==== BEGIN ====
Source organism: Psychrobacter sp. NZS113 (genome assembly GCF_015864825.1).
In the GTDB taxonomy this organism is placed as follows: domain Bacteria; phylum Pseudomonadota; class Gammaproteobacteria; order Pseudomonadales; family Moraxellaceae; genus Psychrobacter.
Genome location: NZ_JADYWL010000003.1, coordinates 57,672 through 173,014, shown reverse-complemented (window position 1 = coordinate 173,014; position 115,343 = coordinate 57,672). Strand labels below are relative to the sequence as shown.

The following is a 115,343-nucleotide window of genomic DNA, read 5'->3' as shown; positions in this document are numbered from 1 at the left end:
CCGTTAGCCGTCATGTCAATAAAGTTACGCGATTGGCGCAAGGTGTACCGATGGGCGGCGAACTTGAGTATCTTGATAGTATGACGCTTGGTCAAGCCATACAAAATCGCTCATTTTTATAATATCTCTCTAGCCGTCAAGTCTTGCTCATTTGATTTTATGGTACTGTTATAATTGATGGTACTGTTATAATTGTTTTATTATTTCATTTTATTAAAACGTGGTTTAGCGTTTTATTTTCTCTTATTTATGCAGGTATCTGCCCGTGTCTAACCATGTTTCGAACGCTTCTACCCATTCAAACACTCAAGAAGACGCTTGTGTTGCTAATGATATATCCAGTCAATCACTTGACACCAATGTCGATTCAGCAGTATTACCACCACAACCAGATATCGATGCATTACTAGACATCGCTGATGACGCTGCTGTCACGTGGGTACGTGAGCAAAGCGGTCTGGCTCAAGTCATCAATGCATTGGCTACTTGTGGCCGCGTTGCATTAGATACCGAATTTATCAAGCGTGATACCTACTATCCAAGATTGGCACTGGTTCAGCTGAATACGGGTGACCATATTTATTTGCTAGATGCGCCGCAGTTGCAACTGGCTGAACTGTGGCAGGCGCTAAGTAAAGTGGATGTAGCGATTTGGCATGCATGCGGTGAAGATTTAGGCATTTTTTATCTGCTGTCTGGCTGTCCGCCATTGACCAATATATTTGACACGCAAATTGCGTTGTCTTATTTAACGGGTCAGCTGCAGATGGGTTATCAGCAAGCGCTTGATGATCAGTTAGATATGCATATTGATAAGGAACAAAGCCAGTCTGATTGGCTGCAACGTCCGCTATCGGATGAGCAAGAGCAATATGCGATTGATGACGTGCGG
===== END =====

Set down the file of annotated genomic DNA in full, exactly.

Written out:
Source organism: Psychrobacter sp. NZS113 (genome assembly GCF_015864825.1).
In the GTDB taxonomy this organism is placed as follows: domain Bacteria; phylum Pseudomonadota; class Gammaproteobacteria; order Pseudomonadales; family Moraxellaceae; genus Psychrobacter.
Genome location: NZ_JADYWL010000003.1, coordinates 57,672 through 173,014, shown reverse-complemented (window position 1 = coordinate 173,014; position 115,343 = coordinate 57,672). Strand labels below are relative to the sequence as shown.

The following is a 115,343-nucleotide window of genomic DNA, read 5'->3' as shown; positions in this document are numbered from 1 at the left end:
CCGTTAGCCGTCATGTCAATAAAGTTACGCGATTGGCGCAAGGTGTACCGATGGGCGGCGAACTTGAGTATCTTGATAGTATGACGCTTGGTCAAGCCATACAAAATCGCTCATTTTTATAATATCTCTCTAGCCGTCAAGTCTTGCTCATTTGATTTTATGGTACTGTTATAATTGATGGTACTGTTATAATTGTTTTATTATTTCATTTTATTAAAACGTGGTTTAGCGTTTTATTTTCTCTTATTTATGCAGGTATCTGCCCGTGTCTAACCATGTTTCGAACGCTTCTACCCATTCAAACACTCAAGAAGACGCTTGTGTTGCTAATGATATATCCAGTCAATCACTTGACACCAATGTCGATTCAGCAGTATTACCACCACAACCAGATATCGATGCATTACTAGACATCGCTGATGACGCTGCTGTCACGTGGGTACGTGAGCAAAGCGGTCTGGCTCAAGTCATCAATGCATTGGCTACTTGTGGCCGCGTTGCATTAGATACCGAATTTATCAAGCGTGATACCTACTATCCAAGATTGGCACTGGTTCAGCTGAATACGGGTGACCATATTTATTTGCTAGATGCGCCGCAGTTGCAACTGGCTGAACTGTGGCAGGCGCTAAGTAAAGTGGATGTAGCGATTTGGCATGCATGCGGTGAAGATTTAGGCATTTTTTATCTGCTGTCTGGCTGTCCGCCATTGACCAATATATTTGACACGCAAATTGCGTTGTCTTATTTAACGGGTCAGCTGCAGATGGGTTATCAGCAAGCGCTTGATGATCAGTTAGATATGCATATTGATAAGGAACAAAGCCAGTCTGATTGGCTGCAACGTCCGCTATCGGATGAGCAAGAGCAATATGCGATTGATGACGTGCGG